Two more installments of his life story followed: ‘TIS (1999), which described his struggle to gain a foothold in New York and TEACHER MAN (2005), an account of his misadventures and small victories as a public school teacher. Both, although best sellers, did not achieve anything like the runaway success of Mr. McCourt’s first book, which the BRITISH director ALAN PARKER brought to the screen in 1999.

He also wrote a childrens’ story, ANGELA & THE BABY JESUS, which was published in 2007.

Not to be outdone, Mr. McCourt’s younger brother MALACHY, an actor, brought out two volumes of his own memoirs: A MONK SWIMMING (1998), which also made the best seller list and SINGING HIM MY SONG (2000). Then, when it seemed that the McCOURT tale had been well and truly told, CONOR McCOURT, MALACHY’S son, gathered the four brothers, got them talking and filmed two television documentaries, THE McCOURTS OF LIMERICK and THE McCOURTS OF NEW YORK.

It was ANGELA’S ASHES that loomed over all things McCOURT, however and constituted a transformative experience for its author.

Speaking to students at Bay Shore High School on Long Island in 1997, he said, “I learned the significance of my own insignificant life.”

FRANCIS McCOURT was born AUGUST 30, 1930, on Classon Avenue on the edge of the Bedford Stuyvesant section of BROOKLYN, where his IRISH immigrant parents had hoped to make a better life. It was not to be, largely because his father, MALACHY, usually spent his scant laborer’s earnings at the local bar. Beaten, the family returned to LIMERICK when Frank was 4 – and the pattern repeated itself.

Three of Mr. McCourt’s six siblings died in early childhood. The family’s circumstances were so dire, he later told a student audience, that he often dreamed of becoming a prison inmate so that he would be guaranteed three meals a day and a warm bed. At home, the staple meal was tea and bread, which his mother jokingly referred to as a balanced diet: a solid and a liquid.

When Frank was 11, his father went to work in a munitions factory in ENGLAND and disappeared from the picture. Frank stole bread and milk, which became the family’s principal means of support. After dropping out of school at 13, he delivered telegrams and earned extra income writing letters for a local female landlord.

In 1949, Mr. McCourt, at 19, gathered his savings and boarded a ship for NEW YORK and a new life, which began unpromisingly.

A series of laboring jobs followed, interrupted by the Korean War. Drafted into the Army, Mr. McCourt served as a dog trainer and later a clerk in West Germany.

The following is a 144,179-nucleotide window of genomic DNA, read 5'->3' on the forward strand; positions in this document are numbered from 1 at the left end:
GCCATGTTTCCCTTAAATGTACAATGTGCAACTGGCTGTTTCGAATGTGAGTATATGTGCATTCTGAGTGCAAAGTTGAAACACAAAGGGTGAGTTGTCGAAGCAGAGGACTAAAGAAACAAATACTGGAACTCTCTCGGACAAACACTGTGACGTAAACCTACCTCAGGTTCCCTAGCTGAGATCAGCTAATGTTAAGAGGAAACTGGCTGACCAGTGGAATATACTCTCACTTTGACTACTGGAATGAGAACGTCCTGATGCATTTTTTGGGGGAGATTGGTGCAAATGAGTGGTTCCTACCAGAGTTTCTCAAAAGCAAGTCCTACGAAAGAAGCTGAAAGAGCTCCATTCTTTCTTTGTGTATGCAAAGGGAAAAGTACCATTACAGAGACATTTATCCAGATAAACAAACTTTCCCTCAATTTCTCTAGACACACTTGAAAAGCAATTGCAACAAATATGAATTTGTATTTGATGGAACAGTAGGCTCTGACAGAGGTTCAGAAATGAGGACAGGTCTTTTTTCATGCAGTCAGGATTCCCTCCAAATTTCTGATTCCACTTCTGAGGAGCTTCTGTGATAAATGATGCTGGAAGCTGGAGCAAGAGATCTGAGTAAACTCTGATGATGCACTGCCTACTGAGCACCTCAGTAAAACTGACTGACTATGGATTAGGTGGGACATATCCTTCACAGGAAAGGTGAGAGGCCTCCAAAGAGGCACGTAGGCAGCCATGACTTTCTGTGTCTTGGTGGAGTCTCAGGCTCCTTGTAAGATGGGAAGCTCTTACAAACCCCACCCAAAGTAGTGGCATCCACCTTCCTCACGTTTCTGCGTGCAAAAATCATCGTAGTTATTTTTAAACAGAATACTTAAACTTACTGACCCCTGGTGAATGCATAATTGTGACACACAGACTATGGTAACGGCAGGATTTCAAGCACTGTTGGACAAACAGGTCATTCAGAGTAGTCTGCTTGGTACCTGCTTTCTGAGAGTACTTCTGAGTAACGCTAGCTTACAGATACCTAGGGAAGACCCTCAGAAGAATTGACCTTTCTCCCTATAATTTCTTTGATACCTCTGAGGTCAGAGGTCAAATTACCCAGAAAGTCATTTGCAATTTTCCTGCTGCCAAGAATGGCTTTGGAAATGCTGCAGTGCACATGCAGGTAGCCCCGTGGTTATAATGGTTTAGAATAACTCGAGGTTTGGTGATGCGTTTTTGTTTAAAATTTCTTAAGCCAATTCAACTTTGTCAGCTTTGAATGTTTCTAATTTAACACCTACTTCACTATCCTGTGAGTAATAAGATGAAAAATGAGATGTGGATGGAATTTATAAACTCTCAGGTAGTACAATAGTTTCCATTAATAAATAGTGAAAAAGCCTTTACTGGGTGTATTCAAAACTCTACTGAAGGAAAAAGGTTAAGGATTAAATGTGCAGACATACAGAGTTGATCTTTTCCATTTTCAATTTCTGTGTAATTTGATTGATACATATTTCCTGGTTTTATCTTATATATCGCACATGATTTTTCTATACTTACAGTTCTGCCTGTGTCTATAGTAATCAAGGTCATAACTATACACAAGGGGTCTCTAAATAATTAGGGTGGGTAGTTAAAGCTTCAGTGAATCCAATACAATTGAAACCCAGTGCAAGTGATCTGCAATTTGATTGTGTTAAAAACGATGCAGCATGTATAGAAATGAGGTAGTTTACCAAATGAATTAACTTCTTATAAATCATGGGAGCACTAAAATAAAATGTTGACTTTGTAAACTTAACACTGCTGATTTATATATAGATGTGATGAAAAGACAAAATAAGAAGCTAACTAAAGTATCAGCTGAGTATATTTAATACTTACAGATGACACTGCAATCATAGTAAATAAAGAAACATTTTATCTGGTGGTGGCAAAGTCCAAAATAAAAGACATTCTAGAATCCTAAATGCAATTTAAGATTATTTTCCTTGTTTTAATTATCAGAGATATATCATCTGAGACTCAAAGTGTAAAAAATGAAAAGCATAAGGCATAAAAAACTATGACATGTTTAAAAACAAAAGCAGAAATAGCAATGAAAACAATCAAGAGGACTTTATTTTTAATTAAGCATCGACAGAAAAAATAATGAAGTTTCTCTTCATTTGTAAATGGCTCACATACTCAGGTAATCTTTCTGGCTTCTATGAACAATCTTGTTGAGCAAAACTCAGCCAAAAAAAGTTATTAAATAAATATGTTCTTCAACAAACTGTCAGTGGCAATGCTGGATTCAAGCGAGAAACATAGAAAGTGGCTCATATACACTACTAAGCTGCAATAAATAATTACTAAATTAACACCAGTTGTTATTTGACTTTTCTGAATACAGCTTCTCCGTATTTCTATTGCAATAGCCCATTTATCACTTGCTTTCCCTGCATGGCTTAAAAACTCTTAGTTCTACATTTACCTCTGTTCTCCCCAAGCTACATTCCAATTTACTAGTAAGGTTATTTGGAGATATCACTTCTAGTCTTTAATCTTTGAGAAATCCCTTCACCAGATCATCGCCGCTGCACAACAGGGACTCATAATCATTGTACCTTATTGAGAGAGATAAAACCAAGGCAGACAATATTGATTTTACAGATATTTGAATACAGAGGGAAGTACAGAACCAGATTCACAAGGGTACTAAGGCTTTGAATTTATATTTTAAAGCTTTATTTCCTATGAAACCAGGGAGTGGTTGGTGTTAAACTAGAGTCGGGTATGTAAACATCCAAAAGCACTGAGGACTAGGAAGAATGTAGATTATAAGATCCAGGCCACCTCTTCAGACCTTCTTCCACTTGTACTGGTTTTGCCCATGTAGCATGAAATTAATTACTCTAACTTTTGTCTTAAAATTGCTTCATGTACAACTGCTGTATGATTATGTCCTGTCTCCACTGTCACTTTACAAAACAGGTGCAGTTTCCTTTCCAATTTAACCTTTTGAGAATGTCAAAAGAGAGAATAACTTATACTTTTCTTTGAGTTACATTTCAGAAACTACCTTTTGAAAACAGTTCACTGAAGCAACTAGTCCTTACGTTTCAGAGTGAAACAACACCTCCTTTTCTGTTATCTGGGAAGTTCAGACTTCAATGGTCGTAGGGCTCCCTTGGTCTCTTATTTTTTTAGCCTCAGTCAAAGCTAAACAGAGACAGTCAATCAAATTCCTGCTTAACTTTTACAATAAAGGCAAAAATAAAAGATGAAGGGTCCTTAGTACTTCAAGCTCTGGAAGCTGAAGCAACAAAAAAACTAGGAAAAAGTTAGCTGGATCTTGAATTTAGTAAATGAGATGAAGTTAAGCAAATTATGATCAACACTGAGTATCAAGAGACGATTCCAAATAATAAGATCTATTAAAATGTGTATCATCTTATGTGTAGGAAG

Despite his lack of formal schooling, Mr. McCourt won admission to NEW YORK UNIVERSITY, where he earned a degree in English education in 1957. A year later he began teaching at McKee Vocational High School on Staten Island, an eye opening experience that he recalled, in often hilarious detail, in his third volume of memoirs TEACHER MAN.

In his first week, an unruly student threw a homemade sandwich on the floor, an act that astonished Mr. McCourt not so much for its brazenness as for the waste of good food. After appraising the sandwich with a connoisseur’s eye, he picked it up and ate it.

Mr. McCourt developed an idiosyncratic teaching style that found a somewhat more receptive audience at the elite Stuyvesant High School, where he taught creative writing after earning a master’s degree in English from BROOKLYN COLLEGE in 1967.

He had students sing IRISH songs to break down their resistance to poetry. After discovering a sheaf of written excuses from past years, he recognized an unexplored literary genre and asked students to write, say, an excuse letter from Adam or Eve to God, explaining why he or she should not be punished for eating the apple.

He even had students test themselves. “When they wrote their own tests, they asked questions they wanted answers to and then they answered them,” Mr. McCourt told the journal Instructor.

“It was grand.”

On the side, Mr. McCourt made fitful stabs at writing. He contributed articles on IRELAND to THE VILLAGE VOICE. He kept notebooks. But at the LION’S HEAD in GREENWICH VILLAGE, where he became friends with Pete Hamill and Jimmy Breslin, he felt like an interloper, he said.

They were writers. He was just a teacher.

“I had no idea he had the ambition, much less the ability to carry it off in such spectacular fashion,” Mr. Hamill, who first met Mr. McCourt at the LION’S HEAD in the 1960s, said in a telephone interview.

In 1977, Mr. McCourt and his brother MALACHY, who was acting and tending bar in NEW YORK, cobbled together a series of autobiographical sketches into a two man play, A COUPLE OF BLAGUARDS, which opened off Off Broadway at the BILLYMUNK THEATER on East 45th Street. They performed a revised version at the VILLAGE GATE in 1984 and again at the BILLYMINK in 1986 and took their show to several other cities.